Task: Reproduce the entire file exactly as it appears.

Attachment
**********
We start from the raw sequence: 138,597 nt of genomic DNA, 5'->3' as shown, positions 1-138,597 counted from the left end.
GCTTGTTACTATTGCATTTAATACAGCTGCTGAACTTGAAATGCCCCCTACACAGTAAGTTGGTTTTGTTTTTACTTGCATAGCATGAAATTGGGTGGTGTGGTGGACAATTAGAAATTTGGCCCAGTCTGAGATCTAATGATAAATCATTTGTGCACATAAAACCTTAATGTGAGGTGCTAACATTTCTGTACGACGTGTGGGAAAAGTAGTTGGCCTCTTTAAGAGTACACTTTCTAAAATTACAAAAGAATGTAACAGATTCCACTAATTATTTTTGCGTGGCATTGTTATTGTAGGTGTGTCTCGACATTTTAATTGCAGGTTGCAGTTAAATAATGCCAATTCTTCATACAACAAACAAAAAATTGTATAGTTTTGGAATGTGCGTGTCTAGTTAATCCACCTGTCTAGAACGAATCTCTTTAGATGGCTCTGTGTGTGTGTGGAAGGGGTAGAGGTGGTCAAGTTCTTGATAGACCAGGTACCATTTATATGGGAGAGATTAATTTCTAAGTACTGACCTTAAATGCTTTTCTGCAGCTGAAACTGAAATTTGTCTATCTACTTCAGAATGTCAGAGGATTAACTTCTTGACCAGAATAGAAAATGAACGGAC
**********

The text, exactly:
We start from the raw sequence: 138,597 nt of genomic DNA, 5'->3' as shown, positions 1-138,597 counted from the left end.
GCTTGTTACTATTGCATTTAATACAGCTGCTGAACTTGAAATGCCCCCTACACAGTAAGTTGGTTTTGTTTTTACTTGCATAGCATGAAATTGGGTGGTGTGGTGGACAATTAGAAATTTGGCCCAGTCTGAGATCTAATGATAAATCATTTGTGCACATAAAACCTTAATGTGAGGTGCTAACATTTCTGTACGACGTGTGGGAAAAGTAGTTGGCCTCTTTAAGAGTACACTTTCTAAAATTACAAAAGAATGTAACAGATTCCACTAATTATTTTTGCGTGGCATTGTTATTGTAGGTGTGTCTCGACATTTTAATTGCAGGTTGCAGTTAAATAATGCCAATTCTTCATACAACAAACAAAAAATTGTATAGTTTTGGAATGTGCGTGTCTAGTTAATCCACCTGTCTAGAACGAATCTCTTTAGATGGCTCTGTGTGTGTGTGGAAGGGGTAGAGGTGGTCAAGTTCTTGATAGACCAGGTACCATTTATATGGGAGAGATTAATTTCTAAGTACTGACCTTAAATGCTTTTCTGCAGCTGAAACTGAAATTTGTCTATCTACTTCAGAATGTCAGAGGATTAACTTCTTGACCAGAATAGAAAATGAACGGAC